This Black History Month, we honor the GAME CHANGERS: Everyday heroes whose actions make life better for the people around them. SEE ALL OUR GAME CHANGERS HERE.
Why she is a local hero: Scantlebury is working to increase the number of minorities who are organ donors and to bring more minorities into the field of organ transplant surgery.
The story is simultaneously sad and hilariously funny.
Scantlebury, the first Black woman to become a transplant surgeon in this country, was headed in to surgery with a patient whom she had never met. Because of the emergency nature of transplant surgery, a patient’s regular doctor may not be the one performing the transplant. The patient first noted that Scantlebury was a woman. Next, he noted that she was Black.
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“Please, please, please don’t kill me!” The frightened patient said, “I have a young daughter,” Scantlebury recounted to a group of young women during a summer program, according to Western Pennsylvania Hospital News.
only 33 percent of those who receive transplant surgery. African Americans comprise the largest group of people in need of a transplant at 29 percent, but make up only 14 percent of donors. And because of a greater incidence of diabetes and high blood pressure among African Americans, we are more at risk for organ failure. Organ types are more likely to match if they come from individuals of the same ethnicity.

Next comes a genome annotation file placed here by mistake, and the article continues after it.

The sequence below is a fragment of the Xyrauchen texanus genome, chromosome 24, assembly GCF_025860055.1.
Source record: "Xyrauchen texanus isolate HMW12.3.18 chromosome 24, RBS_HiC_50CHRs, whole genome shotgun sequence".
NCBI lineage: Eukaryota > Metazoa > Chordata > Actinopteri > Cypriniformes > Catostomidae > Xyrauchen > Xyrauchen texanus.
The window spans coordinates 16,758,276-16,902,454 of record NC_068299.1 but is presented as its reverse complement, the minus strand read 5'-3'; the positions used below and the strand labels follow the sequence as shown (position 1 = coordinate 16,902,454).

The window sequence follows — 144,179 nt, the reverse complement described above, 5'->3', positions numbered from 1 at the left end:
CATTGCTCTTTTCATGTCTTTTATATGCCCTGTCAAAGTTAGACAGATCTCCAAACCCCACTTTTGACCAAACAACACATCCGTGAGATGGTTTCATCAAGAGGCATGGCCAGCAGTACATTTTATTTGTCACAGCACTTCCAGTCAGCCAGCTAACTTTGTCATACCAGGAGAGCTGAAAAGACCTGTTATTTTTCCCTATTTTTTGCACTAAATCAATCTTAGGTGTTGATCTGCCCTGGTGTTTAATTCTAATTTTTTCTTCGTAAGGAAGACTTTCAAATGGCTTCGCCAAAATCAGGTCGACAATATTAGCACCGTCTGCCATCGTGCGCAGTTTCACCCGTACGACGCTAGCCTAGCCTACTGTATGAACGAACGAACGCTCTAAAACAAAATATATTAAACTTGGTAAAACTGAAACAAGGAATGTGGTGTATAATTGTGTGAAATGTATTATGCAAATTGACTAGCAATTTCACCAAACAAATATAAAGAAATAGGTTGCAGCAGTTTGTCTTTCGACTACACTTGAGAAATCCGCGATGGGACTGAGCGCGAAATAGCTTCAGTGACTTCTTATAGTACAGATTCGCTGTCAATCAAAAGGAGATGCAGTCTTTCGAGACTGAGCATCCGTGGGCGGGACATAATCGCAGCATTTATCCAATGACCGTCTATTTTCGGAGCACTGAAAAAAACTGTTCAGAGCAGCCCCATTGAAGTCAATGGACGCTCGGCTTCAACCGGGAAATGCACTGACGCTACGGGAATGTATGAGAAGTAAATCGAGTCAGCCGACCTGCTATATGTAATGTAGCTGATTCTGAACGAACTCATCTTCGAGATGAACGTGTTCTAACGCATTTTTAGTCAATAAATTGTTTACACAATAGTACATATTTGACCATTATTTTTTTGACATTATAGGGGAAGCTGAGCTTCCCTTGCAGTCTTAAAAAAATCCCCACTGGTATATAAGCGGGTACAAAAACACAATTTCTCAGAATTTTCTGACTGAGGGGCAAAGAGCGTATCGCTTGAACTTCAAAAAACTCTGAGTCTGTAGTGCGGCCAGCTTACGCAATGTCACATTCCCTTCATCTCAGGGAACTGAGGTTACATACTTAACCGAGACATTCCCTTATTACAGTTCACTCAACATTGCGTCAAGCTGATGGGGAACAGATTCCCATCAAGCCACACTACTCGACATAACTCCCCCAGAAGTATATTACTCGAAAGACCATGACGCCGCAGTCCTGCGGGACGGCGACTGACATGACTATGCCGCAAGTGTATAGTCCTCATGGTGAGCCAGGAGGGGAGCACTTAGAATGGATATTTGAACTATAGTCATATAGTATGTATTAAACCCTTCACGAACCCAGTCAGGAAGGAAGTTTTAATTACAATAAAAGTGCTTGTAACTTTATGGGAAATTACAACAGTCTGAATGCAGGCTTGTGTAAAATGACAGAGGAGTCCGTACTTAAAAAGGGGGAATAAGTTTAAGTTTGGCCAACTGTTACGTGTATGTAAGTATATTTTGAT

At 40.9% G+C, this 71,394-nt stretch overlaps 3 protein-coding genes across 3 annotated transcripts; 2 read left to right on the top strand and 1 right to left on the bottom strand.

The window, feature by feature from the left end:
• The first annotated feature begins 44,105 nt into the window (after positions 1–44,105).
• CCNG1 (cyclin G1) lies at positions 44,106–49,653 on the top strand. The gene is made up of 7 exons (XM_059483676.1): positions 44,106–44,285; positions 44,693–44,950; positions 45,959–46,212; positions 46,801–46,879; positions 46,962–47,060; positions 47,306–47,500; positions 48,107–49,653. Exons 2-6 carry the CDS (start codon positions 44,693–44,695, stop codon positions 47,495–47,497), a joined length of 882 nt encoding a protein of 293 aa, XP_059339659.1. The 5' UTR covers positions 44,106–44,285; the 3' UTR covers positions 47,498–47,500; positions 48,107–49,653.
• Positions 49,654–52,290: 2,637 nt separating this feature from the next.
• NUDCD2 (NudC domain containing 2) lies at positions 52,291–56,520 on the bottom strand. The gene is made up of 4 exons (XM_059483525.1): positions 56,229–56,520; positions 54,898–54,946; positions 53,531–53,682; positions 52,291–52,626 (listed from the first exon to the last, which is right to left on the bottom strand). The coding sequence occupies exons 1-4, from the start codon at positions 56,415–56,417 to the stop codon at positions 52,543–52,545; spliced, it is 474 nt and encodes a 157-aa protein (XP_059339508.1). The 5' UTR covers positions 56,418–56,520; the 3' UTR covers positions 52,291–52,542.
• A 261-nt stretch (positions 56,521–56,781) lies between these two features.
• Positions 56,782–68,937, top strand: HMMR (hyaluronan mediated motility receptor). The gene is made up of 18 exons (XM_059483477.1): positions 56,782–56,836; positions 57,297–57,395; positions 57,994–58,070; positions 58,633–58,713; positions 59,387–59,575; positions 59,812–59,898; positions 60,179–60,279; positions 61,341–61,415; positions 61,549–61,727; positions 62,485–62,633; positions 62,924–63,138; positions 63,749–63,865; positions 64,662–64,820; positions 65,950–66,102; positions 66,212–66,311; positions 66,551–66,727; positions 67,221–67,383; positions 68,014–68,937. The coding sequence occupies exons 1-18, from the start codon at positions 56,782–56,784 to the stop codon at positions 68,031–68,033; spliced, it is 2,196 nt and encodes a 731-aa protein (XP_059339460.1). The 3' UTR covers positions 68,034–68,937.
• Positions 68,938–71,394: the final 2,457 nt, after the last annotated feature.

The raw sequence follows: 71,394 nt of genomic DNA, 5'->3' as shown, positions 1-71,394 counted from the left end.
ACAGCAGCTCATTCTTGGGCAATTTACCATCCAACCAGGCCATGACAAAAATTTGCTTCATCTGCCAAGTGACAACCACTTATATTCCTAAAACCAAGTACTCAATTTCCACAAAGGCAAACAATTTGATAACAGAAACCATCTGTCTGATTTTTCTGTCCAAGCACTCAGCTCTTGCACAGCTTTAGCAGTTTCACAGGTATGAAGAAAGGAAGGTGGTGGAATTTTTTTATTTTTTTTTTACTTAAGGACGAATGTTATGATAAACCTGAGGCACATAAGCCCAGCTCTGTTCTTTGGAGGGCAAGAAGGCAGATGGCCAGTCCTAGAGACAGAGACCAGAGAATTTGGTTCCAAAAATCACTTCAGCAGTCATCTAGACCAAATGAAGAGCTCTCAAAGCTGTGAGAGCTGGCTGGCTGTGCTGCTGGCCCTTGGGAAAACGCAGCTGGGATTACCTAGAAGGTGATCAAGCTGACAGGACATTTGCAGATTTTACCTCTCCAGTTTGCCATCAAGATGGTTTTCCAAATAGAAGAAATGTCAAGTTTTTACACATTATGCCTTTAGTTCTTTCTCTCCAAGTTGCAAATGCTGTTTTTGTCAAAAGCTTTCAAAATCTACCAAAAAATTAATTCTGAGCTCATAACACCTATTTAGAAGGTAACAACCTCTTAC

Scantlebury is working to break down the mistrust that African Americans have of the medical establishment, including the belief that doctors won’t work as hard to save your life in an emergency situation if you are an organ donor — the legacy of the Tuskegee experiment linger even until this day.
At Delaware’s Christiana Care Health System, where she heads the division of transplantation, Scantlebury is doing research to increase the life span of organ donor recipients. She also works with Linkages to Life.
“My passion,” she told Ebony Magazine, “is to educate the African-American community and to empower dialysis patients with the knowledge and understanding that they, too, can have a better life through the gift of transplantation.”
Scantlebury is also committed to increasing the number of minorities and women in her field so that future generations won’t have to deal with patients concerned about their doctor’s sex or race.
“I’ve always said that I would not retire until there are at least 10 other African-American women in transplantation,” said Scantlebury.
So far, there is only one other, but don’t doubt what a determined woman like Scantlebury can accomplish.
As for the patient concerned about her race and sex, Scantlebury ultimately prevailed.
“He did well. And we have become friends since that day,” she told the roomful of young women.
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